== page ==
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NZ rugby to tackle sexism with creation of review panel

Aaron Smith of the All Blacks is tackled during the Rugby Championship match Image copyright Getty Images
Image caption Rugby player Aaron Smith was found guilty of misconduct after being seen entering a toilet cubicle with a woman

New Zealand Rugby (NZR) is to form a panel to tackle sexism, after a series of scandals involving players.

The "respect and responsibility review" will seek to change the "macho" culture of the country's national sport, the sporting body said.

One of the most contentious episodes saw a woman hired to strip assaulted at a team party earlier this year.

NZR was heavily criticised for its response to this and several other incidents that have sparked rows.

This season itself, star scrum-half Aaron Smith was at the centre of a scandal after he was seen entering a toilet cubicle with a woman at Christchurch Airport. He was later found guilty of misconduct.

"In the same way that rugby seeks to do better on the field, we must constantly seek ways to improve off the field," NZR chief executive Steve Tew said.

The scandals that tainted New Zealand's national sport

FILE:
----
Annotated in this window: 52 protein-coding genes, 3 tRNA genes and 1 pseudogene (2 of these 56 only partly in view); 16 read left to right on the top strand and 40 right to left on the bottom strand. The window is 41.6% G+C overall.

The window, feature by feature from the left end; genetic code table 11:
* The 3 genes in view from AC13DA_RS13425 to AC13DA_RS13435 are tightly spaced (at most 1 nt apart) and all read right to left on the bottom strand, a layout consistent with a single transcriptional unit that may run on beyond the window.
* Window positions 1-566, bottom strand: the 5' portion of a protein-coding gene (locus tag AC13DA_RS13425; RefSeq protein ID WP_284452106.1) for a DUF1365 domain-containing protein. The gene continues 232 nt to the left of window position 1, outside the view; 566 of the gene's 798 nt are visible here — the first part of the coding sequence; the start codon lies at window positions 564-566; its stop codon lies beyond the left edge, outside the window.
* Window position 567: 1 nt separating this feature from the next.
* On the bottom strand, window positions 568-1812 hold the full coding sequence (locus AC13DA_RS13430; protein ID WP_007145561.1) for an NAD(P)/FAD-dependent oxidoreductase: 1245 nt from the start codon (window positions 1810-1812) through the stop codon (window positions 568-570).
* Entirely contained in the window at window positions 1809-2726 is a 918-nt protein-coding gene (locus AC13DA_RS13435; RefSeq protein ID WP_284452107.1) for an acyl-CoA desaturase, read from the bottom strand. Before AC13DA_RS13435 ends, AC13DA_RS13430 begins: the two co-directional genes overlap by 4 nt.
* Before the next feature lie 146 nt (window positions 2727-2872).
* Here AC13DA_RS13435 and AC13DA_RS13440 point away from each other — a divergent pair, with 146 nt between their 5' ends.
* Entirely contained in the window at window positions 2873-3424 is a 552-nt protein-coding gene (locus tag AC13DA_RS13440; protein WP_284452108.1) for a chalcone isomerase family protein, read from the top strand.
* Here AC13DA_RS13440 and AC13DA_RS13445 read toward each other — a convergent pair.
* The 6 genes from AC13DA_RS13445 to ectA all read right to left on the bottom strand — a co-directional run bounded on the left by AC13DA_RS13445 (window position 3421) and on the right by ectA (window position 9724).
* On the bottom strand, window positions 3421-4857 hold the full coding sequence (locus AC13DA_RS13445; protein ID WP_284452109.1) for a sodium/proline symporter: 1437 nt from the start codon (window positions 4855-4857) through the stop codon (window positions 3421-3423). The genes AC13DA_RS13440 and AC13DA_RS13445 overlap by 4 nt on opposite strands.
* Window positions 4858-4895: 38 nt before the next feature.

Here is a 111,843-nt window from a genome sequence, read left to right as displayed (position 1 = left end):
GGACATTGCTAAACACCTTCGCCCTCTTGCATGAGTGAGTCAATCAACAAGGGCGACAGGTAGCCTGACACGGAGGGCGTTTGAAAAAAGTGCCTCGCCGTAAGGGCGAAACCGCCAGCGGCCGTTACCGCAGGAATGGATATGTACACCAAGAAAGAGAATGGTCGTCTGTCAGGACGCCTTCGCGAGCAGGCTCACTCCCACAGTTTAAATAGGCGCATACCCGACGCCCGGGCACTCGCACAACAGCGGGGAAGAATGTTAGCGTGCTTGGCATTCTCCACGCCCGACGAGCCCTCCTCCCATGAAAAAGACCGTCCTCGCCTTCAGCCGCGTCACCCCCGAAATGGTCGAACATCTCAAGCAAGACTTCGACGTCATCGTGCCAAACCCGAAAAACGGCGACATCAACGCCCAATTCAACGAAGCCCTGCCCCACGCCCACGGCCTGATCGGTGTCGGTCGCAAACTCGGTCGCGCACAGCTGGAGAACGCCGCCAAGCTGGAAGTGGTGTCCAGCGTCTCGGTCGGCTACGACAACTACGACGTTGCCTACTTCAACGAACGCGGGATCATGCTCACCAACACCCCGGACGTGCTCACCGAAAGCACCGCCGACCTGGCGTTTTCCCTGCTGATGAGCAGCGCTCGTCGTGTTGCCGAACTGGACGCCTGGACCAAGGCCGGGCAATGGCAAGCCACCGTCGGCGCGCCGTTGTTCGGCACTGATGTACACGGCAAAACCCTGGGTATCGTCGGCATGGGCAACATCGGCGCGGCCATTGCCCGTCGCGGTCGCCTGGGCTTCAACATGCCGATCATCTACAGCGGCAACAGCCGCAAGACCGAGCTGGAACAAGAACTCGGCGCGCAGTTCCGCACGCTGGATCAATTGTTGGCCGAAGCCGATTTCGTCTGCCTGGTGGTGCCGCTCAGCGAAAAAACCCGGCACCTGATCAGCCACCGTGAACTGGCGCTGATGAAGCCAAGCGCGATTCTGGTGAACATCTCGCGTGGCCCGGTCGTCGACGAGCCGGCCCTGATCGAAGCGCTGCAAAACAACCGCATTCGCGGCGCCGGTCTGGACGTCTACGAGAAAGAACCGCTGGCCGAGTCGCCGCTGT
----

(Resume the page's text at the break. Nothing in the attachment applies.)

'Culture of respect'

The review will consider what further action needs to be taken "to build a culture of respect and responsibility in the professional rugby environment", according to NZR chairman Brent Impey.

Image copyright AFP
Image caption The country's national sport has become mired in scandal

A nine person panel will be headed by Law Society president Kathryn Beck.

"I think it was quite deliberate that a woman was made chair of this panel," said Ms Beck.

"It is a very clear focus on women and the impact of the respect and responsibility within the rugby community on women, both within the community and externally."

The panel will also comprise of Olympic athlete Lisa Carrington, former All Black athletes Michael Jones and Keven Mealamu and Sport NZ board member Jackie Barron amongst others.

The panel will provide the New Zealand Rugby board with a preliminary report next April, with panel recommendations expected to come in May.

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